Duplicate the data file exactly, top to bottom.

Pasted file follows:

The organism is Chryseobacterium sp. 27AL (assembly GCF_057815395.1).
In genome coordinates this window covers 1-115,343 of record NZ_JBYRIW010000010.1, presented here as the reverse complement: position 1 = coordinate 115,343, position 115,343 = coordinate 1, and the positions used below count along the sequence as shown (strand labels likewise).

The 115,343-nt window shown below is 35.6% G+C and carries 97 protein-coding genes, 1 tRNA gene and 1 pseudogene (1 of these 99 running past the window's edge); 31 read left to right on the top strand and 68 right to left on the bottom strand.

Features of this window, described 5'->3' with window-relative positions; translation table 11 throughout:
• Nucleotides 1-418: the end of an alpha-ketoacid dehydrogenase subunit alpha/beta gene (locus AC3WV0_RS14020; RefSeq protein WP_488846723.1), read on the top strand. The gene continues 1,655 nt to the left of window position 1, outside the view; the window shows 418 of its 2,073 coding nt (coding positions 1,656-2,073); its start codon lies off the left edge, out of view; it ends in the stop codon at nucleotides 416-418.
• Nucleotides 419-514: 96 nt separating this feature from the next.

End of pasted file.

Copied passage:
The organism is Chryseobacterium sp. 27AL (assembly GCF_057815395.1).
In genome coordinates this window covers 1-115,343 of record NZ_JBYRIW010000010.1, presented here as the reverse complement: position 1 = coordinate 115,343, position 115,343 = coordinate 1, and the positions used below count along the sequence as shown (strand labels likewise).

The 115,343-nt window shown below is 35.6% G+C and carries 97 protein-coding genes, 1 tRNA gene and 1 pseudogene (1 of these 99 running past the window's edge); 31 read left to right on the top strand and 68 right to left on the bottom strand.

Features of this window, described 5'->3' with window-relative positions; translation table 11 throughout:
• Nucleotides 1-418: the end of an alpha-ketoacid dehydrogenase subunit alpha/beta gene (locus AC3WV0_RS14020; RefSeq protein WP_488846723.1), read on the top strand. The gene continues 1,655 nt to the left of window position 1, outside the view; the window shows 418 of its 2,073 coding nt (coding positions 1,656-2,073); its start codon lies off the left edge, out of view; it ends in the stop codon at nucleotides 416-418.
• Nucleotides 419-514: 96 nt separating this feature from the next.